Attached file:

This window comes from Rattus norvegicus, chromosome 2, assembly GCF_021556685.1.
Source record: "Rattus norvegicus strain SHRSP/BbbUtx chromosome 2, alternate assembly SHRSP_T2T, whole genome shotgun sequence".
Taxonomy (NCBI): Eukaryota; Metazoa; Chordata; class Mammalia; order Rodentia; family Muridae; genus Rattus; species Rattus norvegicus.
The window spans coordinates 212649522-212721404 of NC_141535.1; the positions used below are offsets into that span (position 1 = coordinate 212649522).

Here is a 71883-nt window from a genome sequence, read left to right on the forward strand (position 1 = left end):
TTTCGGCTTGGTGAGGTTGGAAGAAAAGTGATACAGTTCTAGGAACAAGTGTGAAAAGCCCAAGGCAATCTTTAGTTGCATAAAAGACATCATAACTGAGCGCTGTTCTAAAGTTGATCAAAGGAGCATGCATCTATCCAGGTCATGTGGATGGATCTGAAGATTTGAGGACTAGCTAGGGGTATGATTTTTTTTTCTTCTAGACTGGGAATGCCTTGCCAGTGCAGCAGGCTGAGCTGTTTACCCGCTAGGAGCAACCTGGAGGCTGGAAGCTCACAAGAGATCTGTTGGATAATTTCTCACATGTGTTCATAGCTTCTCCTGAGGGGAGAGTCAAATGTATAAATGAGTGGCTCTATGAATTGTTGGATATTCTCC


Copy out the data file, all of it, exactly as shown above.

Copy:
This window comes from Rattus norvegicus, chromosome 2, assembly GCF_021556685.1.
Source record: "Rattus norvegicus strain SHRSP/BbbUtx chromosome 2, alternate assembly SHRSP_T2T, whole genome shotgun sequence".
Taxonomy (NCBI): Eukaryota; Metazoa; Chordata; class Mammalia; order Rodentia; family Muridae; genus Rattus; species Rattus norvegicus.
The window spans coordinates 212649522-212721404 of NC_141535.1; the positions used below are offsets into that span (position 1 = coordinate 212649522).

Here is a 71883-nt window from a genome sequence, read left to right on the forward strand (position 1 = left end):
TTTCGGCTTGGTGAGGTTGGAAGAAAAGTGATACAGTTCTAGGAACAAGTGTGAAAAGCCCAAGGCAATCTTTAGTTGCATAAAAGACATCATAACTGAGCGCTGTTCTAAAGTTGATCAAAGGAGCATGCATCTATCCAGGTCATGTGGATGGATCTGAAGATTTGAGGACTAGCTAGGGGTATGATTTTTTTTTCTTCTAGACTGGGAATGCCTTGCCAGTGCAGCAGGCTGAGCTGTTTACCCGCTAGGAGCAACCTGGAGGCTGGAAGCTCACAAGAGATCTGTTGGATAATTTCTCACATGTGTTCATAGCTTCTCCTGAGGGGAGAGTCAAATGTATAAATGAGTGGCTCTATGAATTGTTGGATATTCTCC